It doesn't take much to make me cry, actually so little that it's embarrassing - Christmas adverts do it, euro Disney did it (though perhaps for different reasons), Victorian paintings of sad eyed dogs mourning their lost masters do it. I don't know why I do this, it's a reaction like blushing - which I also do easily, and not necessarily based on real emotion, but anything with even a hint of pathos will have my eyes welling up and voice wobbling. 'Aunt Sass' was a three tissue job.
P. L. Travers was the author of Mary Poppins (which reduced a previous boss to tears along with his father and brother on a regular basis as it called to mind their grandmother). I think I might be like a lot of people in that I only know the film version - which along with 'The Sound of Music' was an inescapable part of childhood (is it still?). Having read 'Aunt Sass' I think I might need to investigate the book, it might not be quite what I expect.
Travers wrote the 3 stories in this collection as Christmas gifts through the 1940's, reading them reinforces a chance conversation with a woman who I was browsing Christmas cards next to earlier this month. We were both irritated by Christmassy music and both felt that whilst October/ November where perfectly reasonable times to make preparations in the way of cake baking and pudding making, even of putting aside gifts and choosing cards whilst the choice is still appealing, we both resent all the adverts that tell us it's now Christmas. Quite clearly it isn't!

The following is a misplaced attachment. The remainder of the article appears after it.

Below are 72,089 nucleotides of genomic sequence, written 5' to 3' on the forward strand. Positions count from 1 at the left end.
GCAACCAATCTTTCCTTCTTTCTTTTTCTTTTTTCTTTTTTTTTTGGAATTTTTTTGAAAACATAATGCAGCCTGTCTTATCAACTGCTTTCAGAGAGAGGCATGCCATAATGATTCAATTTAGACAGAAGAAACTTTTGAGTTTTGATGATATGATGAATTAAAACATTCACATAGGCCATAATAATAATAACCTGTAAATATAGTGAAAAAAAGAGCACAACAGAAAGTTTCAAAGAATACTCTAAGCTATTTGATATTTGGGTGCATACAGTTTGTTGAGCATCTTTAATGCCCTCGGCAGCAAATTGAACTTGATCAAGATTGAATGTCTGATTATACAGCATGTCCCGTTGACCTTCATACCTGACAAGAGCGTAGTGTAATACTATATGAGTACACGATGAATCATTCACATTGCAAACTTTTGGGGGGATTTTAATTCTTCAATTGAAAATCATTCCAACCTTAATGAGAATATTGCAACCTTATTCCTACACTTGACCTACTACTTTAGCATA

In 'Aunt Sass' Travers recalls a beloved if formidable great aunt. The matriarch and head of the family even though she never had children of her own, who provided unstinting support for all around her. Aunt Sass is a sometimes contradictory figure who receives a wonderful eulogy here. It's not a Christmassy account in any way but is very much in the spirit of taking time to think of and acknowledge those you love.
The second story deals with Ah Wong, a Chinese cook the children try and convert to Christianity (unsuccessfully). For the most part it's a humorous recollection of someone met and liked in childhood but there is a sort of sequel to the events of childhood that turns it into something more.
The final story tells of Johnny Delaney, and is the most obviously Christmassy. It's also the one that feels most like a story often told. There is a fairy tale quality to it and enough sentiment to really tip me over the edge into what can only be described as sobs. Johnny Delaney is a jockey, groom, coachman, carpenter, and suffragette parent to this band of children. He's contrary, grim, a champion swearer, heavy drinker, and object of devotion for the family. He's also gifted with a sort of second sight and a life's work to complete.
So in the spirit of preparing for Christmas this would make a handy stocking filler for the readers in your life of pretty much any age (though perhaps not very young children). It's funny and charming and wise, will leave the (over) sensitive reader in bits whilst they remember much loved figures now gone from their own lives, and is generally heartwarming. Alternatively just get it for yourself if you think nobody else will oblige...